|TG-X| mp40x



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                            • #15
                              Re: The Middle Class in America Is Radically Shrinking.

                              I get a kick out of people (seems like almost everyone) who talk of "JOBS" as if they were a commodity. "We're losing jobs!" "There aren't any jobs out there for people who want them"... etc. When really, people must make jobs for themselves in a free society. The only reason you should be supported by others is if you're doing some useful thing for them. If "they" can have their wants provided for better by someone working harder, longer and/or for less pay in another country, that does not harm you. That is, unless you think you OWN the other person and can force them to do whatever you want. Then you might have a claim on them "taking" jobs away from you.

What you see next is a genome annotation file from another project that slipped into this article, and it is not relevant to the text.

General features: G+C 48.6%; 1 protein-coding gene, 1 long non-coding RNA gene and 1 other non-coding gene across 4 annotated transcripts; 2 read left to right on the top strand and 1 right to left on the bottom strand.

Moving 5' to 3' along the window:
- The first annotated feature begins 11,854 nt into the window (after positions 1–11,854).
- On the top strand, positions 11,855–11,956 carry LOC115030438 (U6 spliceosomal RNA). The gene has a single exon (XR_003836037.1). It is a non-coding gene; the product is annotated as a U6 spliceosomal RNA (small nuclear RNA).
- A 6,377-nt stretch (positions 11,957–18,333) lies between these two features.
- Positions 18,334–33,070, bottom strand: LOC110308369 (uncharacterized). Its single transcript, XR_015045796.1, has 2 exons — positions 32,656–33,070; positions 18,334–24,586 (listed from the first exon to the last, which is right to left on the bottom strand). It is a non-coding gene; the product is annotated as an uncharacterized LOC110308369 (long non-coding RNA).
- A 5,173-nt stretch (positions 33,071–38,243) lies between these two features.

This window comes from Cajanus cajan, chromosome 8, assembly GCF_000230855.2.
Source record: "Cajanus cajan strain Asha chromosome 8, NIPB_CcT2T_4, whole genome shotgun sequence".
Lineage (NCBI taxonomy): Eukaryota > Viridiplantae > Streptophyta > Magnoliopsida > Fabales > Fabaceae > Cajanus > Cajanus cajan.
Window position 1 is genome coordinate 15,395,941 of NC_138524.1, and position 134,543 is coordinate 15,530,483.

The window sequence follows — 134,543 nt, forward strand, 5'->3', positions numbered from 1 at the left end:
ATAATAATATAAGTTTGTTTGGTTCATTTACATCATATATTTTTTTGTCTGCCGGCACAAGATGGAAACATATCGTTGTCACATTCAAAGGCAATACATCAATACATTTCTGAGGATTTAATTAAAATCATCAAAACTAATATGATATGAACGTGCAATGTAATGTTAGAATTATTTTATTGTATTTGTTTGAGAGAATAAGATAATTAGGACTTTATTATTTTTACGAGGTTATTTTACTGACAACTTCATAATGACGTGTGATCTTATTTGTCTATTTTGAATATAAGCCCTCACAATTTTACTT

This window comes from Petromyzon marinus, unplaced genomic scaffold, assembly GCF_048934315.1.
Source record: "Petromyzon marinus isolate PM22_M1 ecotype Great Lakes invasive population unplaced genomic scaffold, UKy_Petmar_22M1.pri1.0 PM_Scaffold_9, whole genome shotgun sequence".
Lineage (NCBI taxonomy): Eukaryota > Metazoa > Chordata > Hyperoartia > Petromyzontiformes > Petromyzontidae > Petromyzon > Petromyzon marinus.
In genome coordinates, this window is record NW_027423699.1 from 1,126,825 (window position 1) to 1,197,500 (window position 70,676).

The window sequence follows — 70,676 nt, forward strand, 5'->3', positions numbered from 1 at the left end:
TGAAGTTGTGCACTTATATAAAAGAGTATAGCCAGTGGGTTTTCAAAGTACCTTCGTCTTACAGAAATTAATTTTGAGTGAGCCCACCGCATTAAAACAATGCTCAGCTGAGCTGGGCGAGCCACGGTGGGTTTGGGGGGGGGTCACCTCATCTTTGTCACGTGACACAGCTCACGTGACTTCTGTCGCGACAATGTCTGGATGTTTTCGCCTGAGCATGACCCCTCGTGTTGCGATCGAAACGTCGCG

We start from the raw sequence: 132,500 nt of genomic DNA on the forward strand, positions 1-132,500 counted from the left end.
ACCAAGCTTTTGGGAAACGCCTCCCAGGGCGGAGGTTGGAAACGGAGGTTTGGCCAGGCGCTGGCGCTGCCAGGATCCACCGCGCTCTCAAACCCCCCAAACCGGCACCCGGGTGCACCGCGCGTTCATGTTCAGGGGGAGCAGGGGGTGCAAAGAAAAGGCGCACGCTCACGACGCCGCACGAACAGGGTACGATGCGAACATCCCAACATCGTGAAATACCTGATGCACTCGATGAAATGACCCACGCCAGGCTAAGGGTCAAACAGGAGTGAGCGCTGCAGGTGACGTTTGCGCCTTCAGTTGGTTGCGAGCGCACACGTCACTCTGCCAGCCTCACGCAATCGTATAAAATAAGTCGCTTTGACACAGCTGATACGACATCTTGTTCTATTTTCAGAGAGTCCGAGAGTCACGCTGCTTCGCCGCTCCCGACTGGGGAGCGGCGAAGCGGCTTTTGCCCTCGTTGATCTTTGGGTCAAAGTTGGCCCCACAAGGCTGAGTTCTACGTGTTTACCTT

Whatever corporation or person has gained wealth by fraud or theft should be prosecuted. Those who've worked harder, smarter, or had better luck and thereby gained huge amounts of it cannot be prosecuted, if we are to consistently retain the idea of "private property" for Americans.

                              Originally posted by mp40x View Post
                              Except, this time they are taking from the poor or middle class and giving to the already rich.
                              How can a corporation make profit at the expense of the "worker?" If the helpless employee would have no way to earn bread if not for the corp, then is not the corp providing him a massive privilege? It's a mutual benefit... of if you'd rather invoke "exploitation," then the employee is exploiting the corporation, too.

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                              "The true genius shudders at incompleteness - and usually prefers silence to saying